Iowa high court strikes down same-sex marriage ban


Larry Hoch, left, and David Twombley, one of six couples that filed suit, celebrate Friday at a news conference.
The Iowa Supreme Court struck down a state law Friday that banned same-sex marriage.

Iowa becomes the third state in the nation to allow same-sex marriage, after Massachusetts and Connecticut. Friday’s decision upheld a 2007 ruling by a lower court that Iowa’s 1998 law limiting marriage to heterosexual couples went against the state’s constitution. It becomes effective in 21 days. “This is a great day for civil rights in Iowa,” said attorney Dennis Johnson, a co-counsel with Lambda Legal, which filed the lawsuit on behalf of six same-sex couples seeking to marry in Iowa. “Go get married. Live happily ever after,” he said at a news conference where there was loud clapping among plaintiffs. Other organizations were not pleased. “It’s, quite frankly, a disaster,” said Brian English, a spokesman for the Iowa Family Policy Center. “Obviously, we’re extremely disappointed. We’re saddened, perhaps a little bit surprised in the unanimous decision that the court handed down.” The state’s highest court determined that “the Iowa statute limiting civil marriage to a union between a man and a woman violates the equal protection clause of the Iowa Constitution,” court spokesman Steve Davis said in a written statement. Read PDF of court ruling “The decision strikes the language from Iowa Code section 595.2 limiting civil marriage to a man and a woman. It further directs that the remaining statutory language be interpreted and applied in a manner allowing gay and lesbian people full access to the institution of civil marriage,” the statement on the court’s Web site says. The Iowa Supreme Court said it has the responsibility to determine if a law enacted by the legislative branch and enforced by the executive branch violates the Iowa Constitution. “The court reaffirmed that a statute inconsistent with the Iowa Constitution must be declared void, even though it may be supported by strong and deep-seated traditional beliefs and popular opinion,” the court said. Polk County District Judge Robert Hanson found that the law violated the Iowa Constitution’s guarantee of equal protection, and hurt gay and lesbian couples “in numerous tangible and intangible” ways “Civil marriage in Iowa is the only gateway to an extensive legal structure that protects a married couple’s relationship and family in and outside the state,” Hanson ruled in Des Moines. “Iowa reserves an unparalleled array of rights, obligations and benefits to married couples and their families, privileging married couples as a financial and legal unit and stigmatizing same-sex couples.”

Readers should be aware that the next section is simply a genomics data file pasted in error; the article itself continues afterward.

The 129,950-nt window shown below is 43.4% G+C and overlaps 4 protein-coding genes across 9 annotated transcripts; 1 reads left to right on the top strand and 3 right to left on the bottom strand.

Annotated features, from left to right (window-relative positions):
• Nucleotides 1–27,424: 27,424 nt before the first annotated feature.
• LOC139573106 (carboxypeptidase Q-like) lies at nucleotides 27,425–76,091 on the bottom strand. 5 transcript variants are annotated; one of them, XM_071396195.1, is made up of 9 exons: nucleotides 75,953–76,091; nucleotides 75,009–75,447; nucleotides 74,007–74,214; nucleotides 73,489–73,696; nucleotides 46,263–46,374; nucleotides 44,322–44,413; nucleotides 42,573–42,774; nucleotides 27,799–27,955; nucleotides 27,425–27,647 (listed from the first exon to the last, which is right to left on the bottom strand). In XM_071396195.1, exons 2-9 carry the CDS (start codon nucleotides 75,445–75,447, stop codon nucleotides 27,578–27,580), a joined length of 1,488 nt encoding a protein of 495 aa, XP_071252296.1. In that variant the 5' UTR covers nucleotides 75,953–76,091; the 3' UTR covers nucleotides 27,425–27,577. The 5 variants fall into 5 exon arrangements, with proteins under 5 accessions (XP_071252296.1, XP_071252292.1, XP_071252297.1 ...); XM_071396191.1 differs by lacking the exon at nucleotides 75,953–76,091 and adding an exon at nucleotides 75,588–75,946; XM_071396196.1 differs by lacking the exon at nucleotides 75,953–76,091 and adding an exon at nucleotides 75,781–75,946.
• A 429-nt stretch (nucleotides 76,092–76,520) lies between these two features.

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The case was joined on appeal by several state lawmakers who opposed Hanson’s ruling, calling it “a mockery of the judicial system.” They argued that the ruling stepped on the state Legislature’s authority by using the courts “to effectuate fundamental changes in public policies regarding marriage.” Legislatures in two New England states, Vermont and New Hampshire, have taken steps toward legalizing same-sex marriages. The Vermont Senate and House have voted to legalize same-sex marriage — the House voted Thursday night — but Vermont’s governor has said he will veto the measure. New Hampshire’s governor has signaled his opposition in the past. Vermont, New Hampshire and New Jersey allow civil unions for gay and lesbian couples. Nationwide, the issue of same-sex marriage remains highly divisive. A June 2008 CNN/Opinion Research Corp. poll found that 44 percent of adult Americans believe gay marriage should be recognized by law as valid; 53 percent are opposed. The issue took center stage in the largest U.S. state in November, when California voters narrowly approved a proposition amending the state constitution to ban same-sex marriage. California had been issuing marriage licenses to same-sex couples since a May 2008 ruling by the state Supreme Court legalized the unions.

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